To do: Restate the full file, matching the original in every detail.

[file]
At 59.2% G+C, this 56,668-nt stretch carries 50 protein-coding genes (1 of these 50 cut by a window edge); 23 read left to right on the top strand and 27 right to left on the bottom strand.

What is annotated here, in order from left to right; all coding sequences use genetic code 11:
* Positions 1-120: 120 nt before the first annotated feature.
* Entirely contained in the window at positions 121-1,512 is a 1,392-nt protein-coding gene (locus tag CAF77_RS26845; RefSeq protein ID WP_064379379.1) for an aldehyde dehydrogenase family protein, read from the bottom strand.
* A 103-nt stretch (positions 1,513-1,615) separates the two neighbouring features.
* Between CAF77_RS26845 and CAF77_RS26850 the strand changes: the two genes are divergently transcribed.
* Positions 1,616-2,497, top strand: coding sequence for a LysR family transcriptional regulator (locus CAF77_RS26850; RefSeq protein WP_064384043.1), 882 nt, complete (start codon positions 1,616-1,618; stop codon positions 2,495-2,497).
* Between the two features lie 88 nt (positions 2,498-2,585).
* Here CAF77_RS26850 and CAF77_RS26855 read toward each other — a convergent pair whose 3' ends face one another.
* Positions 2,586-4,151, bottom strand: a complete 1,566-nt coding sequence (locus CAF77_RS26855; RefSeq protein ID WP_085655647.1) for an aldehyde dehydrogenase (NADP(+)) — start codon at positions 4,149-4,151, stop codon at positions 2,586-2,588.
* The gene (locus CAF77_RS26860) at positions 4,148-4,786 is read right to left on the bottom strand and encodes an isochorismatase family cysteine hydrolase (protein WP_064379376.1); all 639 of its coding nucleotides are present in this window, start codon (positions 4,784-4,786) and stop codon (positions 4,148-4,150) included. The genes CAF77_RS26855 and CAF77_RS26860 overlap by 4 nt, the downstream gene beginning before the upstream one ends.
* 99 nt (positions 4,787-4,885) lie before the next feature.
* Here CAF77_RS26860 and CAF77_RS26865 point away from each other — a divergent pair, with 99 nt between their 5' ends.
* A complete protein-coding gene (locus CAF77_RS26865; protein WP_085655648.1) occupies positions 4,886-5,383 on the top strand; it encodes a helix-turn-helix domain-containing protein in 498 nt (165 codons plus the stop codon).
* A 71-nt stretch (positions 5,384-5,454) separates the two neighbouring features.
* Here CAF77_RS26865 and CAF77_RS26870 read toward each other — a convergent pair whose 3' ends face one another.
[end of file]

At 59.2% G+C, this 56,668-nt stretch carries 50 protein-coding genes (1 of these 50 cut by a window edge); 23 read left to right on the top strand and 27 right to left on the bottom strand.

What is annotated here, in order from left to right; all coding sequences use genetic code 11:
* Positions 1-120: 120 nt before the first annotated feature.
* Entirely contained in the window at positions 121-1,512 is a 1,392-nt protein-coding gene (locus tag CAF77_RS26845; RefSeq protein ID WP_064379379.1) for an aldehyde dehydrogenase family protein, read from the bottom strand.
* A 103-nt stretch (positions 1,513-1,615) separates the two neighbouring features.
* Between CAF77_RS26845 and CAF77_RS26850 the strand changes: the two genes are divergently transcribed.
* Positions 1,616-2,497, top strand: coding sequence for a LysR family transcriptional regulator (locus CAF77_RS26850; RefSeq protein WP_064384043.1), 882 nt, complete (start codon positions 1,616-1,618; stop codon positions 2,495-2,497).
* Between the two features lie 88 nt (positions 2,498-2,585).
* Here CAF77_RS26850 and CAF77_RS26855 read toward each other — a convergent pair whose 3' ends face one another.
* Positions 2,586-4,151, bottom strand: a complete 1,566-nt coding sequence (locus CAF77_RS26855; RefSeq protein ID WP_085655647.1) for an aldehyde dehydrogenase (NADP(+)) — start codon at positions 4,149-4,151, stop codon at positions 2,586-2,588.
* The gene (locus CAF77_RS26860) at positions 4,148-4,786 is read right to left on the bottom strand and encodes an isochorismatase family cysteine hydrolase (protein WP_064379376.1); all 639 of its coding nucleotides are present in this window, start codon (positions 4,784-4,786) and stop codon (positions 4,148-4,150) included. The genes CAF77_RS26855 and CAF77_RS26860 overlap by 4 nt, the downstream gene beginning before the upstream one ends.
* 99 nt (positions 4,787-4,885) lie before the next feature.
* Here CAF77_RS26860 and CAF77_RS26865 point away from each other — a divergent pair, with 99 nt between their 5' ends.
* A complete protein-coding gene (locus CAF77_RS26865; protein WP_085655648.1) occupies positions 4,886-5,383 on the top strand; it encodes a helix-turn-helix domain-containing protein in 498 nt (165 codons plus the stop codon).
* A 71-nt stretch (positions 5,384-5,454) separates the two neighbouring features.
* Here CAF77_RS26865 and CAF77_RS26870 read toward each other — a convergent pair whose 3' ends face one another.